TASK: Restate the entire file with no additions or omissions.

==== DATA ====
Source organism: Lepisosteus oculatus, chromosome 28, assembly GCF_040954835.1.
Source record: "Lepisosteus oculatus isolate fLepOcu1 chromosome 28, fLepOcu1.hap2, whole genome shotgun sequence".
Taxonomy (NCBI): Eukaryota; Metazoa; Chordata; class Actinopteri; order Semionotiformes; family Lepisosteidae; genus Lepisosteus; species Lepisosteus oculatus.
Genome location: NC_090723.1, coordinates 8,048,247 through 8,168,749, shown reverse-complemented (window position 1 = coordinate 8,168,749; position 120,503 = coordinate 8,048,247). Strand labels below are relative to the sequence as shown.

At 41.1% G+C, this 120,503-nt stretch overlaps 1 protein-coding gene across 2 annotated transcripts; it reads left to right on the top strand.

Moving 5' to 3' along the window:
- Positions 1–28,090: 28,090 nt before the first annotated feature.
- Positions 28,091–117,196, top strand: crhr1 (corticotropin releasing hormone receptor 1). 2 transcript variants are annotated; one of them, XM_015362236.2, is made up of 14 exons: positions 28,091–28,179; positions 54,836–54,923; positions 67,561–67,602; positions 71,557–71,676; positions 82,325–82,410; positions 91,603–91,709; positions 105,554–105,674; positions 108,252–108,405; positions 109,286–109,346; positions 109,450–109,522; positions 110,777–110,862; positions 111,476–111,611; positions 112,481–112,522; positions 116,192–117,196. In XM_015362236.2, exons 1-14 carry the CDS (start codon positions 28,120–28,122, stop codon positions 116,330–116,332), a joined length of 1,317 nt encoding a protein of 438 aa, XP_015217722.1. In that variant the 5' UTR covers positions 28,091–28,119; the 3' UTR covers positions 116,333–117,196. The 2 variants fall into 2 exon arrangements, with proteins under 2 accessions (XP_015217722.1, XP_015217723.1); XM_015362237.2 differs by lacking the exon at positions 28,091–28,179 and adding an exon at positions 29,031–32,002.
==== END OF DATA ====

Source organism: Lepisosteus oculatus, chromosome 28, assembly GCF_040954835.1.
Source record: "Lepisosteus oculatus isolate fLepOcu1 chromosome 28, fLepOcu1.hap2, whole genome shotgun sequence".
Taxonomy (NCBI): Eukaryota; Metazoa; Chordata; class Actinopteri; order Semionotiformes; family Lepisosteidae; genus Lepisosteus; species Lepisosteus oculatus.
Genome location: NC_090723.1, coordinates 8,048,247 through 8,168,749, shown reverse-complemented (window position 1 = coordinate 8,168,749; position 120,503 = coordinate 8,048,247). Strand labels below are relative to the sequence as shown.

At 41.1% G+C, this 120,503-nt stretch overlaps 1 protein-coding gene across 2 annotated transcripts; it reads left to right on the top strand.

Moving 5' to 3' along the window:
- Positions 1–28,090: 28,090 nt before the first annotated feature.
- Positions 28,091–117,196, top strand: crhr1 (corticotropin releasing hormone receptor 1). 2 transcript variants are annotated; one of them, XM_015362236.2, is made up of 14 exons: positions 28,091–28,179; positions 54,836–54,923; positions 67,561–67,602; positions 71,557–71,676; positions 82,325–82,410; positions 91,603–91,709; positions 105,554–105,674; positions 108,252–108,405; positions 109,286–109,346; positions 109,450–109,522; positions 110,777–110,862; positions 111,476–111,611; positions 112,481–112,522; positions 116,192–117,196. In XM_015362236.2, exons 1-14 carry the CDS (start codon positions 28,120–28,122, stop codon positions 116,330–116,332), a joined length of 1,317 nt encoding a protein of 438 aa, XP_015217722.1. In that variant the 5' UTR covers positions 28,091–28,119; the 3' UTR covers positions 116,333–117,196. The 2 variants fall into 2 exon arrangements, with proteins under 2 accessions (XP_015217722.1, XP_015217723.1); XM_015362237.2 differs by lacking the exon at positions 28,091–28,179 and adding an exon at positions 29,031–32,002.